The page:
I had to go back to using geonames.org because of the problems I’d already told you about with Google’s geocoder. But geonames.org has a very strange bug. I’d experimented, and found that sometimes it didn’t return anything, especially for something like a point just off-shore of a small island nation. You’re supposed to be able to feed it a “radius” so it can apply some slop, and sure enough, applying a radius of 25 or so made sure that those points were getting a result. But that’s when I discovered that it was returning the wrong result for places like Pelee Island, which as I’m sure you’re all aware is a tiny little island in Lake Ontario that’s part of Ontario, but is actually closer to Ohio. If you asked geonames for the country and subdivision with no radius, it would return Ontario, CA. But if you gave it a radius of 25, it would return Ohio, US. So I’ve got a dilemma – choose too small a radius, and it won’t find anything for some points, but choose too big a radius, and for some points it will return entirely the wrong thing.
So this is what I’m stuck with – I ask geonames for the country and subdivision with a radius of 1. If it doesn’t find anything, it multiplies the radius by 5, sleeps for 250 milliseconds (to be nice to the geonames server) and tries again. So far that finds a result with a radius of 1 749 times, a radius of 5 9 times, and a radius of 25 3 times. It’s not a good thing – obviously it would be better if geonames returned the right thing the first time, but I’ve done a number of spot checks and it seems to be working.
One of the problems I’m having with this data load is that instead of telling you what country each waypoint is in, they tell you the “responsible authority”. Ok, normally that’s not too hard to map to a country, and sometimes there are multiple authorities for a country, (and the Czech Republic is super annoying because they designate every little flying club or airport owner as a “responsible authority”). That I can take care of with a simple lookup table – 305 entries, 90 of them in the Czech Republic. The problem occurs because sometimes the “responsible authority” covers multiple countries. “Serbia/Montenegro” in the Balkans, “Comoros/Madagascar/Reunion” in the Indian Ocean, Aruba/Netherlands Antilles” in the Caribbean, “Kiribati/Tuvala”, “Kiribati/Line Islands”, “American Samoa/Western Samoa” in the Pacific. (Although didn’t I read somewhere that the Netherlands Antilles recently split up into a bunch of separate countries?) Anyway, I want to disambiguate these and determine which country points in these merged authorities are in.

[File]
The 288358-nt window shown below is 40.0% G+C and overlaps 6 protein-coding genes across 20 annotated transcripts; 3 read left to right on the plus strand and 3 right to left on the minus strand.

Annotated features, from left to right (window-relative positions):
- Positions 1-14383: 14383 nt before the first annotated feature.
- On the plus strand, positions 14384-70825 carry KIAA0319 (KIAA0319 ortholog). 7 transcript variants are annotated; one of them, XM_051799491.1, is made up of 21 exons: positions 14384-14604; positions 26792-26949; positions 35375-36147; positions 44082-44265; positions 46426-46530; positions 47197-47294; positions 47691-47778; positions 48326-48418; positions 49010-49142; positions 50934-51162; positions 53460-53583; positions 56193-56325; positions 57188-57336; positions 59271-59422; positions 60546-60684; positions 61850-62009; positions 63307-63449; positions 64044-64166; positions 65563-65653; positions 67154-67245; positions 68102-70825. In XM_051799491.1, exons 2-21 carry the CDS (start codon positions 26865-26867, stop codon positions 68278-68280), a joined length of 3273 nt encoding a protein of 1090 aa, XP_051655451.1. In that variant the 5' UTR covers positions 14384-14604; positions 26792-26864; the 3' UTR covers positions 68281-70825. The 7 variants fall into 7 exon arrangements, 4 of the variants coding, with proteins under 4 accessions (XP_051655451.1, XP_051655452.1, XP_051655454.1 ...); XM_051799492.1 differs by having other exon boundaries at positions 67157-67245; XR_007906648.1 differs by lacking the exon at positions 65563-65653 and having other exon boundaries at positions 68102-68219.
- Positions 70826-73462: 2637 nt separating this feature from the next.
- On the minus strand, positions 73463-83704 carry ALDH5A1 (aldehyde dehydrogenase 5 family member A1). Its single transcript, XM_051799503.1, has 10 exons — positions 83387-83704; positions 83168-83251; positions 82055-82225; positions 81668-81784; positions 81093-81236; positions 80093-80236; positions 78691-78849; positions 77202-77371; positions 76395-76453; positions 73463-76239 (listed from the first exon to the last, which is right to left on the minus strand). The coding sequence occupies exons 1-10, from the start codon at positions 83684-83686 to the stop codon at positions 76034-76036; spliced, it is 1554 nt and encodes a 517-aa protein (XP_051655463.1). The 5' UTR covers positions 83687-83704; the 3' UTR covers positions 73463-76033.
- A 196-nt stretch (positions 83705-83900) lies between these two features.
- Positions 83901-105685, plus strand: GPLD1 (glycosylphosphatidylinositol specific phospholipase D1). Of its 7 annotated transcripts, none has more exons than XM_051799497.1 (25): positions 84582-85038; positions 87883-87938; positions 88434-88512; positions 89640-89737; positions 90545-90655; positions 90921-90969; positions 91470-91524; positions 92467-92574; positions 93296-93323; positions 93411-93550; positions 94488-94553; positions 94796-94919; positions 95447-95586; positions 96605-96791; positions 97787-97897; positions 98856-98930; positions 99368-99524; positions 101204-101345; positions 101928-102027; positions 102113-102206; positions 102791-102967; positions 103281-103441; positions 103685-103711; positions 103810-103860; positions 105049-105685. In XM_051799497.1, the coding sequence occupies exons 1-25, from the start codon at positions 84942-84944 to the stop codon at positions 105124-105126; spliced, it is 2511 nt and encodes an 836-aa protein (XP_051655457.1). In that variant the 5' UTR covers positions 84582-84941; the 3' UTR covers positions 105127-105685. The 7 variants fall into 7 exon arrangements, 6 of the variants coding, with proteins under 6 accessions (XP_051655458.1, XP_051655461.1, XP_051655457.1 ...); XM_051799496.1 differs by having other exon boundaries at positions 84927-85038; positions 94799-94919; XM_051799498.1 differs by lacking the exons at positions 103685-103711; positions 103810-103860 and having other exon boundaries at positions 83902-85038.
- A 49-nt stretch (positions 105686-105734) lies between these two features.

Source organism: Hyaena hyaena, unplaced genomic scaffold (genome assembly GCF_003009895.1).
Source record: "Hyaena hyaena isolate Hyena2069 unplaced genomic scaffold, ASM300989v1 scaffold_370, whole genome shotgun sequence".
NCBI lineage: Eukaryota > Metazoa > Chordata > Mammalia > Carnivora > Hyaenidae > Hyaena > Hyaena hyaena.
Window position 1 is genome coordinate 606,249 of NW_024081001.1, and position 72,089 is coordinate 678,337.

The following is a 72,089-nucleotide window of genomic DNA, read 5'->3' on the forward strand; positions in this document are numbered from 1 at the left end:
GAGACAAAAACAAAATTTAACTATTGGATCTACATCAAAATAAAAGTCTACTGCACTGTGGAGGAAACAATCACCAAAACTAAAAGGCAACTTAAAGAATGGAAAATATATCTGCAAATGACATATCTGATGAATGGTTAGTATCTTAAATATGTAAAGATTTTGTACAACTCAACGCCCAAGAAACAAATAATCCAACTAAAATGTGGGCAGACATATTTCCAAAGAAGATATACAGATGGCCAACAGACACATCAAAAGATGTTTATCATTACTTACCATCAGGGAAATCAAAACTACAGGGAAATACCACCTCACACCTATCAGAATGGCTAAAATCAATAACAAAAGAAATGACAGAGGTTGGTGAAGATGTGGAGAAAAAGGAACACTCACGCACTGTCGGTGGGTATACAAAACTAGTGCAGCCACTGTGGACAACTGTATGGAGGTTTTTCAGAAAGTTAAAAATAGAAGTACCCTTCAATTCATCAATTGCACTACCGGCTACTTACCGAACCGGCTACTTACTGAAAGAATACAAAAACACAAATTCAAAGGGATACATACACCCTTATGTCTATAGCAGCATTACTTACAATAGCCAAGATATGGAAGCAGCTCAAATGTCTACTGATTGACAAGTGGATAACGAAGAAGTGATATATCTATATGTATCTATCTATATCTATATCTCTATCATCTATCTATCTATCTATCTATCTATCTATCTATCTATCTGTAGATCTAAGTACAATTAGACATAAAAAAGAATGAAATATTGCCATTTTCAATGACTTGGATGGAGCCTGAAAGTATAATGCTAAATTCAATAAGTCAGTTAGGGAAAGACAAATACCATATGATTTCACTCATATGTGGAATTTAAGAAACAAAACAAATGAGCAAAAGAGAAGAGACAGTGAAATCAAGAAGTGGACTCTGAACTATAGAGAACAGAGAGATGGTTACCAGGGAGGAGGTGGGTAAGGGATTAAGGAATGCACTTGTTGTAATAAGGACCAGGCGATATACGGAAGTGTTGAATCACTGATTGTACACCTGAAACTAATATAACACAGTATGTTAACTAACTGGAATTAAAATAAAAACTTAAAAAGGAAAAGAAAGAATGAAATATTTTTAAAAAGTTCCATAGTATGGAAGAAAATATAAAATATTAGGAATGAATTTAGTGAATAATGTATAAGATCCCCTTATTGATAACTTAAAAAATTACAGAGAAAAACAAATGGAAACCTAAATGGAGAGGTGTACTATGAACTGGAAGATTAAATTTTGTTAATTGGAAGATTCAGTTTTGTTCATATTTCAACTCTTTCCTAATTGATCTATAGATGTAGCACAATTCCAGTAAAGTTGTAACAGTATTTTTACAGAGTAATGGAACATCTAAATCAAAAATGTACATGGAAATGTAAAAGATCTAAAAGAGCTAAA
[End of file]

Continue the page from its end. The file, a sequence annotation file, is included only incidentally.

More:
First I thought I’d look for the closest point in my existing database. Turns out, some of the new points are near borders so I end up getting the wrong country. Aha, I thought, I’ll use “Reverse Geocoding”. A while back I used a service at geonames.org to reverse geocode some points to determine which Canadian province they were in. I tried it, and the service is really slow to respond. So I thought I’d try Google’s new reverse geocoding. That’s when I discovered a couple of flies in my oatmeal:
- There are locations in the world where Google returns no results, in one case I saw because the point is slightly off shore according to Google Maps (although if you switch to satellite view you can see the point is actually on land). In another case, the result is puzzling – yes, it’s in Kosovo so maybe it’s disputed territory, but it’s not too far from the village of Lluge which Google does recognize.
- Addresses in Kosovo show up in the “formatted_address” field as “Lluge, Kosovo”, but the country code that is returned is Serbia. The data I’ve used before comes from the US government, and since the US government officially recognizes Kosovo, it would be inconsistent to label the new stuff as from Serbia instead of Kosovo
Oh, and geonames.org? It eventually seems to do the right thing for both of the above cases, although the country code it returns for Kosovo is “XK” (it appears that there isn’t an official ISO country code for Kosovo – I’d previously seen “KS”. I guess I’ll have to experiment more.